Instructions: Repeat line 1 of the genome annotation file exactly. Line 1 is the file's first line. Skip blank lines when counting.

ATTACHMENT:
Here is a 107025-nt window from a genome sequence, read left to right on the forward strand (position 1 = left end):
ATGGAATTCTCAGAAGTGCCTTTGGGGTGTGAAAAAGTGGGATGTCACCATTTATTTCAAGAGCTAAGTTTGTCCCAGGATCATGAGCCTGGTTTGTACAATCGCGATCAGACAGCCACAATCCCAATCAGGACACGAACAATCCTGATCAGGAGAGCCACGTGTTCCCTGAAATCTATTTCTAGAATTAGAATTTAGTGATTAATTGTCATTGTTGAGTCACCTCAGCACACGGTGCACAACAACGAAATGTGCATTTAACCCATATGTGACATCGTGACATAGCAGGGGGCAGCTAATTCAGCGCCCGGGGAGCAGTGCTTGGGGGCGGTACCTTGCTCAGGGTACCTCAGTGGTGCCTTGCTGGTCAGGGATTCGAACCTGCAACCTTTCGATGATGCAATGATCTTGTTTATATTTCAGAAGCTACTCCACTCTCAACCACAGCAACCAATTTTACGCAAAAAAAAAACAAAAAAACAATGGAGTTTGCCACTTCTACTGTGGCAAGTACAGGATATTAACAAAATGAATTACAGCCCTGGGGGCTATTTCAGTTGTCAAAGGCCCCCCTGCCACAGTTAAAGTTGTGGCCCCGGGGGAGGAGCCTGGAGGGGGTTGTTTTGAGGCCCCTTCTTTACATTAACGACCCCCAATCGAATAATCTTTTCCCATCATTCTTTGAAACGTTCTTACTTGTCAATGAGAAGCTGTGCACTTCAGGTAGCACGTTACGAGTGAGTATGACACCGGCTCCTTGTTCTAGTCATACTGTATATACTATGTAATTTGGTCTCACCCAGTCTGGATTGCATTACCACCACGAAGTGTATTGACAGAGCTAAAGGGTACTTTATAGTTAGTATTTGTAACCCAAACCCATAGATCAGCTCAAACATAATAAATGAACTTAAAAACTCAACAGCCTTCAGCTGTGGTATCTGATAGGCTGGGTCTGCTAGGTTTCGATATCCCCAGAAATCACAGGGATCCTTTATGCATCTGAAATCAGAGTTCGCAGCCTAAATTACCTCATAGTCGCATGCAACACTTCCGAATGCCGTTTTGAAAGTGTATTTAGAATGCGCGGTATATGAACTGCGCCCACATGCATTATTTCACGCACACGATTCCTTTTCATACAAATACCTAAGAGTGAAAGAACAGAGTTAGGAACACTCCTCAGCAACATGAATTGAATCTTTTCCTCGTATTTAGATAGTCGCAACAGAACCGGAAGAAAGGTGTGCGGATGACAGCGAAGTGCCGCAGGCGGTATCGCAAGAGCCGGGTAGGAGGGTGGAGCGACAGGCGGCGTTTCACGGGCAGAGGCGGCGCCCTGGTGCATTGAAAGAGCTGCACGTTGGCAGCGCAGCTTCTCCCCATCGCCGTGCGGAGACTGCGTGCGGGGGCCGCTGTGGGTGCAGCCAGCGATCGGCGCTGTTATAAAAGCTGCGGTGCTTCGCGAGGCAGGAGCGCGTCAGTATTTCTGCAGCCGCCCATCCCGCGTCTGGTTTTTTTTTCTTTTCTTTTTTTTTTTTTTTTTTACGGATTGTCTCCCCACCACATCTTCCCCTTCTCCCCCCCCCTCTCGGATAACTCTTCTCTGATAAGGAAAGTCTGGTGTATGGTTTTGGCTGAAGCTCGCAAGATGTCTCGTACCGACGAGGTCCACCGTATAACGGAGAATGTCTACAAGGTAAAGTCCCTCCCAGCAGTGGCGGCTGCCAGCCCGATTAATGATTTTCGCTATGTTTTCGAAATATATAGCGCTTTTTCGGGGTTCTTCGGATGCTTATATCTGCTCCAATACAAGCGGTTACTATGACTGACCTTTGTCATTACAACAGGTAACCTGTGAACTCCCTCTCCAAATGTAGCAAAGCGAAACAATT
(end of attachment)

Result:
Here is a 107025-nt window from a genome sequence, read left to right on the forward strand (position 1 = left end):